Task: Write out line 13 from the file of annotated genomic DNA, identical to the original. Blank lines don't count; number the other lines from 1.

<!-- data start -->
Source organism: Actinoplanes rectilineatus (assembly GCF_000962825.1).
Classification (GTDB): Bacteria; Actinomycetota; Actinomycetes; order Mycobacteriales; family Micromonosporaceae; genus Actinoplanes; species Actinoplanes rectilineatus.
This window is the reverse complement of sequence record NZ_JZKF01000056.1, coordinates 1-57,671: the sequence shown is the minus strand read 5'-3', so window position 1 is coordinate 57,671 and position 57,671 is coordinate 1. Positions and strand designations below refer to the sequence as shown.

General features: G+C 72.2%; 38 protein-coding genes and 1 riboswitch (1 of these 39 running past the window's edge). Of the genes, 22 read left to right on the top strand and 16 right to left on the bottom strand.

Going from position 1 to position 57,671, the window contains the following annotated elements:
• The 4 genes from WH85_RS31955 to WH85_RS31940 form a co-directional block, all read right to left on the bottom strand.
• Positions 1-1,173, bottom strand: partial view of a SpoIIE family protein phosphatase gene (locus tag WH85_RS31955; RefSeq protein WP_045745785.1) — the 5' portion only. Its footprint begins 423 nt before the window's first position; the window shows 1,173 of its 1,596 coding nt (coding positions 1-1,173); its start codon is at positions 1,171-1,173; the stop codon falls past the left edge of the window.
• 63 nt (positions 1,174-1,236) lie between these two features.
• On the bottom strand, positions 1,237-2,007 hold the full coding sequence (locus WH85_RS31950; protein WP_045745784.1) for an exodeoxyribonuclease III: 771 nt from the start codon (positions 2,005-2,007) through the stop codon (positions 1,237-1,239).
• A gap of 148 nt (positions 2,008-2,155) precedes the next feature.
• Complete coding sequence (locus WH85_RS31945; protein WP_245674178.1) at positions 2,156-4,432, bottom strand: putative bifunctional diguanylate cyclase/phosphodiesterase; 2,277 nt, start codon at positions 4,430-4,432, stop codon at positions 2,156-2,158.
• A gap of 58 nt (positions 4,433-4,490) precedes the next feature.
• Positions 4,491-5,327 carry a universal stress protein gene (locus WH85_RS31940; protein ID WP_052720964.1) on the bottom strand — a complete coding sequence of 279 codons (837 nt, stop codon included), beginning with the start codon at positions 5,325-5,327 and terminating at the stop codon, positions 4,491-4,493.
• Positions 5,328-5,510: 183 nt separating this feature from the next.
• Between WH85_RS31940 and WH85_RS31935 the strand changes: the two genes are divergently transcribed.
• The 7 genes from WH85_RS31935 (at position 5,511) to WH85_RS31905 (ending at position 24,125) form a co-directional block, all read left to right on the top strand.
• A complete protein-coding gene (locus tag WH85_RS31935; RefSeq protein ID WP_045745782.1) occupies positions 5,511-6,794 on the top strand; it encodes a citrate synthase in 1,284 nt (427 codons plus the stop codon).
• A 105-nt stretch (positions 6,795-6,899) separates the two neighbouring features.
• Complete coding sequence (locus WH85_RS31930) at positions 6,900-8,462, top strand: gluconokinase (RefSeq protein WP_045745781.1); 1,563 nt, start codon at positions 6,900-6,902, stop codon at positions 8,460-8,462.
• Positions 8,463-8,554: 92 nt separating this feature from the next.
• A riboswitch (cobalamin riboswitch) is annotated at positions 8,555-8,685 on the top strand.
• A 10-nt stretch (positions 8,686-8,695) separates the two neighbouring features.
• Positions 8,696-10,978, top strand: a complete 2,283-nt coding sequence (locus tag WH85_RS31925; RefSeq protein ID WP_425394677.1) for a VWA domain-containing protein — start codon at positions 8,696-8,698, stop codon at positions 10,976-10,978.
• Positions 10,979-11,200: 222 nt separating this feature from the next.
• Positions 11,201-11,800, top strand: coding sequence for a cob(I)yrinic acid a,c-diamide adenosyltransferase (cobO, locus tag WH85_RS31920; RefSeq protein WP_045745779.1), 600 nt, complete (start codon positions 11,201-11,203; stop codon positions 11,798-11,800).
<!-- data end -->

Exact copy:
• Positions 4,491-5,327 carry a universal stress protein gene (locus WH85_RS31940; protein ID WP_052720964.1) on the bottom strand — a complete coding sequence of 279 codons (837 nt, stop codon included), beginning with the start codon at positions 5,325-5,327 and terminating at the stop codon, positions 4,491-4,493.